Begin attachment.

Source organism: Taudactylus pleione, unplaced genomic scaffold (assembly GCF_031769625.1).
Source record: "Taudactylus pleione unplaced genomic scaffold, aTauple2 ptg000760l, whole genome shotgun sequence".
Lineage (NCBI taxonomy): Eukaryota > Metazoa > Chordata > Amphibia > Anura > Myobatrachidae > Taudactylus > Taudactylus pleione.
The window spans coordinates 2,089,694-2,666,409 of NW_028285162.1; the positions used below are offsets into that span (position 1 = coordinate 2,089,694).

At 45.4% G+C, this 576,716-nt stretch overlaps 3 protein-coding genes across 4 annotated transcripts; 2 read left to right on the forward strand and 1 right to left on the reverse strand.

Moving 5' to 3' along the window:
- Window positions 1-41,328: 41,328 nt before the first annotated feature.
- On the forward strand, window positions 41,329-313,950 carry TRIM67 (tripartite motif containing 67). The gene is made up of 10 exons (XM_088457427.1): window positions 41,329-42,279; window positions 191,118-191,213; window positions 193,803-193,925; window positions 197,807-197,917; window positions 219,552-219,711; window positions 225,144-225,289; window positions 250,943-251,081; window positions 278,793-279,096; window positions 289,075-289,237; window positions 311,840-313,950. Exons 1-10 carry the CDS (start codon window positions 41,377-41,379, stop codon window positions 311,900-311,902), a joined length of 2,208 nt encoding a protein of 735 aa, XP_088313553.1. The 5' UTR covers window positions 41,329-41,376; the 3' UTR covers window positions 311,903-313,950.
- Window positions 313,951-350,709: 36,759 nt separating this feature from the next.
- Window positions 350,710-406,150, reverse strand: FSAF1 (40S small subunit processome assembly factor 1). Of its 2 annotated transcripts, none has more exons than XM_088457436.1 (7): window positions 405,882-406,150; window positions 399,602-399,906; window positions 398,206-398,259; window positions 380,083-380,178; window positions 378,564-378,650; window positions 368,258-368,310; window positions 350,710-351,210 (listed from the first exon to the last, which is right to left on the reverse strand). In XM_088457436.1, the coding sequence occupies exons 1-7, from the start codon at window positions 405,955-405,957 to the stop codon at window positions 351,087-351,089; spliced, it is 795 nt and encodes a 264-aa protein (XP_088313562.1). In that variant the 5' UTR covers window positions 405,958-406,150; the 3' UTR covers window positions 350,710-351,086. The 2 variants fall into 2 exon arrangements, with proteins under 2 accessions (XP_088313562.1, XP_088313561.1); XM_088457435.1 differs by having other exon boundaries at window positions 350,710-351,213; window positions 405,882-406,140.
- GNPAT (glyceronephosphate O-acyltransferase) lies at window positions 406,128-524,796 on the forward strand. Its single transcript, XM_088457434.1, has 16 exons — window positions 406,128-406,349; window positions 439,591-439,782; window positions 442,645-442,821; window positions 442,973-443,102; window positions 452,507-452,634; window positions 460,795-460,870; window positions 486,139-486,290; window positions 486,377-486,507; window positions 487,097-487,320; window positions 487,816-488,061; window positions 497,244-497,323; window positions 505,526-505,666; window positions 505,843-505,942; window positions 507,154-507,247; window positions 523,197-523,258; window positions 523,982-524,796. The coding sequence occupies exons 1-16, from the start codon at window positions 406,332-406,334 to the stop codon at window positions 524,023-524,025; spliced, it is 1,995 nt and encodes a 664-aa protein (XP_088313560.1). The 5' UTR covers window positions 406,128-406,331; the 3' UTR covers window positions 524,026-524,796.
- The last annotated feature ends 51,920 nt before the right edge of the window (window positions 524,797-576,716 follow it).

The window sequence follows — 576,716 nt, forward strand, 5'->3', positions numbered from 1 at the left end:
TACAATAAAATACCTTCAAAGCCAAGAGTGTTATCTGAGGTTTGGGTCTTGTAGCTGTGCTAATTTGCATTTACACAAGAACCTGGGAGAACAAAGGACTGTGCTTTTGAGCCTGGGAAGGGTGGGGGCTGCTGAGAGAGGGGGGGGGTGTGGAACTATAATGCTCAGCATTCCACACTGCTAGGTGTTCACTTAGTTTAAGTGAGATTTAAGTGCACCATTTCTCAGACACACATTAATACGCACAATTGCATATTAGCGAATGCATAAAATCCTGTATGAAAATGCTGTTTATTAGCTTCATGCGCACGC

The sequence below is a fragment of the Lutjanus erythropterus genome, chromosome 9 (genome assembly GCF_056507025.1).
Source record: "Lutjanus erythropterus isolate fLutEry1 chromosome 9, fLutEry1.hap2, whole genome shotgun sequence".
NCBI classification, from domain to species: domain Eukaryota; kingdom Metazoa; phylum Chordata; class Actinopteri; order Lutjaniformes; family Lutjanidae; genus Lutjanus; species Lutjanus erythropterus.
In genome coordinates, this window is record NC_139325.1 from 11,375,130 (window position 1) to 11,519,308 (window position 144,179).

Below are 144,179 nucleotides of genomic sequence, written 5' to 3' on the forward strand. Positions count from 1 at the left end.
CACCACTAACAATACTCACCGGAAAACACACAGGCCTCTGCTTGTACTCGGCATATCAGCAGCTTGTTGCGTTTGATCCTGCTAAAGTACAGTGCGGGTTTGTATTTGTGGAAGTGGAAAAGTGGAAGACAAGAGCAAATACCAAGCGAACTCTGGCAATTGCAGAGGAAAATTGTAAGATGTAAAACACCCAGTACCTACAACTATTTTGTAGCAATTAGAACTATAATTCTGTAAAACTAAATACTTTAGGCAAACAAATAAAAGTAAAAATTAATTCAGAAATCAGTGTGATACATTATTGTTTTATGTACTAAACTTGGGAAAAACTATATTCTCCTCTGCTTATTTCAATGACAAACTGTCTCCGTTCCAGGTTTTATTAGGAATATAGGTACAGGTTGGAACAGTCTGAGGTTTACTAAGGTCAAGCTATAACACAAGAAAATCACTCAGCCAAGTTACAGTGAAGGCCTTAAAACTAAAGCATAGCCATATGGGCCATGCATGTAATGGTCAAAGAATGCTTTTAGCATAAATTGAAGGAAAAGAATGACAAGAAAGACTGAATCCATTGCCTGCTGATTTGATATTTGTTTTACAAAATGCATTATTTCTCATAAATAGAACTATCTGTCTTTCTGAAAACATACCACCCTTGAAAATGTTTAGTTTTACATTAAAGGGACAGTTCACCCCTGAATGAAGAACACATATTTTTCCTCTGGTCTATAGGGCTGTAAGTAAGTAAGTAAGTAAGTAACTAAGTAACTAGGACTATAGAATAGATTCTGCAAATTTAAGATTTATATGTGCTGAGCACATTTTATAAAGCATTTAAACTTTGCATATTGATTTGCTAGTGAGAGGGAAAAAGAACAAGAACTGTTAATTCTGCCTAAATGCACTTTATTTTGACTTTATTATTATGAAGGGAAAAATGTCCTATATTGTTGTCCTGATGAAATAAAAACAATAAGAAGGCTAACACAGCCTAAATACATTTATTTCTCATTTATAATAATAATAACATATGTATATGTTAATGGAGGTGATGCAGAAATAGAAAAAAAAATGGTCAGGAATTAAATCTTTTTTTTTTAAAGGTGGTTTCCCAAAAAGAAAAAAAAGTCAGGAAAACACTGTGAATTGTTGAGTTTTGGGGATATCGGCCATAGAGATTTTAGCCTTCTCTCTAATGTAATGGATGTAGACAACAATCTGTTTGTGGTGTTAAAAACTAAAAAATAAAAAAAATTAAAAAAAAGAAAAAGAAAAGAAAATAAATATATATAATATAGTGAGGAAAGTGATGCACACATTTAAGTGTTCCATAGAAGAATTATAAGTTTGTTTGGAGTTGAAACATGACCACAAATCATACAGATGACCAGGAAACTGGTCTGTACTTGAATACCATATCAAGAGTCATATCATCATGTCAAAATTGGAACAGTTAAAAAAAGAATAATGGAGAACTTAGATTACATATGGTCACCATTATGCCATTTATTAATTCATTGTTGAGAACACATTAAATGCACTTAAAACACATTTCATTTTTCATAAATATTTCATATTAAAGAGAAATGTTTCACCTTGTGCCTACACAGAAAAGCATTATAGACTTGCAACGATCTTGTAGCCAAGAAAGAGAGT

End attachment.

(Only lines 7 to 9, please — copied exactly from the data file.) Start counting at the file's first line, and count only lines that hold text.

- Window positions 1-41,328: 41,328 nt before the first annotated feature.
- On the forward strand, window positions 41,329-313,950 carry TRIM67 (tripartite motif containing 67). The gene is made up of 10 exons (XM_088457427.1): window positions 41,329-42,279; window positions 191,118-191,213; window positions 193,803-193,925; window positions 197,807-197,917; window positions 219,552-219,711; window positions 225,144-225,289; window positions 250,943-251,081; window positions 278,793-279,096; window positions 289,075-289,237; window positions 311,840-313,950. Exons 1-10 carry the CDS (start codon window positions 41,377-41,379, stop codon window positions 311,900-311,902), a joined length of 2,208 nt encoding a protein of 735 aa, XP_088313553.1. The 5' UTR covers window positions 41,329-41,376; the 3' UTR covers window positions 311,903-313,950.
- Window positions 313,951-350,709: 36,759 nt separating this feature from the next.